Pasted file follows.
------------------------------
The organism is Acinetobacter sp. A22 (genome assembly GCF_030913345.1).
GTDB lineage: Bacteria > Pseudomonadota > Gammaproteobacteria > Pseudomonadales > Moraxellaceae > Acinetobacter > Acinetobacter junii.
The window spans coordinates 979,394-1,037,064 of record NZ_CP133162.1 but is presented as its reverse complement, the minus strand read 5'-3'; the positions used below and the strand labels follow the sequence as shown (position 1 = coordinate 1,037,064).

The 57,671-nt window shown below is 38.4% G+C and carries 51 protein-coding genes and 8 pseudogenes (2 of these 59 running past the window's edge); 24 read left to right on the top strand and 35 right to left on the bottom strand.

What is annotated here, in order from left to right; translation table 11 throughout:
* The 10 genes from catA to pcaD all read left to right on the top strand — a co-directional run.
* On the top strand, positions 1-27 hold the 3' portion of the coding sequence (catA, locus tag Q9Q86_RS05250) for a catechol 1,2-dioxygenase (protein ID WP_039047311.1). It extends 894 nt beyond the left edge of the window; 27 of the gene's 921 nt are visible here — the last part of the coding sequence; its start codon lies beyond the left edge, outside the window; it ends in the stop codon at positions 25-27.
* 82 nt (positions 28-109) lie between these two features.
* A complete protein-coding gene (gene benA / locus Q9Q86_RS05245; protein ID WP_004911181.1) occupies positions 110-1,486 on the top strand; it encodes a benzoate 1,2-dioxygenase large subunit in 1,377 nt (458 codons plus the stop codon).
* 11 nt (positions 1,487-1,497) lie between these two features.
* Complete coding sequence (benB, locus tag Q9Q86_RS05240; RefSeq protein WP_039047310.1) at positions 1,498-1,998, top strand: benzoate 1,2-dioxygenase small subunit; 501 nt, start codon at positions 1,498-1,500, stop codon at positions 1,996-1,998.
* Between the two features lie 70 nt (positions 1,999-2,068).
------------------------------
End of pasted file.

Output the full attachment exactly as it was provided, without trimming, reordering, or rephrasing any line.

The organism is Acinetobacter sp. A22 (genome assembly GCF_030913345.1).
GTDB lineage: Bacteria > Pseudomonadota > Gammaproteobacteria > Pseudomonadales > Moraxellaceae > Acinetobacter > Acinetobacter junii.
The window spans coordinates 979,394-1,037,064 of record NZ_CP133162.1 but is presented as its reverse complement, the minus strand read 5'-3'; the positions used below and the strand labels follow the sequence as shown (position 1 = coordinate 1,037,064).

The 57,671-nt window shown below is 38.4% G+C and carries 51 protein-coding genes and 8 pseudogenes (2 of these 59 running past the window's edge); 24 read left to right on the top strand and 35 right to left on the bottom strand.

What is annotated here, in order from left to right; translation table 11 throughout:
* The 10 genes from catA to pcaD all read left to right on the top strand — a co-directional run.
* On the top strand, positions 1-27 hold the 3' portion of the coding sequence (catA, locus tag Q9Q86_RS05250) for a catechol 1,2-dioxygenase (protein ID WP_039047311.1). It extends 894 nt beyond the left edge of the window; 27 of the gene's 921 nt are visible here — the last part of the coding sequence; its start codon lies beyond the left edge, outside the window; it ends in the stop codon at positions 25-27.
* 82 nt (positions 28-109) lie between these two features.
* A complete protein-coding gene (gene benA / locus Q9Q86_RS05245; protein ID WP_004911181.1) occupies positions 110-1,486 on the top strand; it encodes a benzoate 1,2-dioxygenase large subunit in 1,377 nt (458 codons plus the stop codon).
* 11 nt (positions 1,487-1,497) lie between these two features.
* Complete coding sequence (benB, locus tag Q9Q86_RS05240; RefSeq protein WP_039047310.1) at positions 1,498-1,998, top strand: benzoate 1,2-dioxygenase small subunit; 501 nt, start codon at positions 1,498-1,500, stop codon at positions 1,996-1,998.
* Between the two features lie 70 nt (positions 1,999-2,068).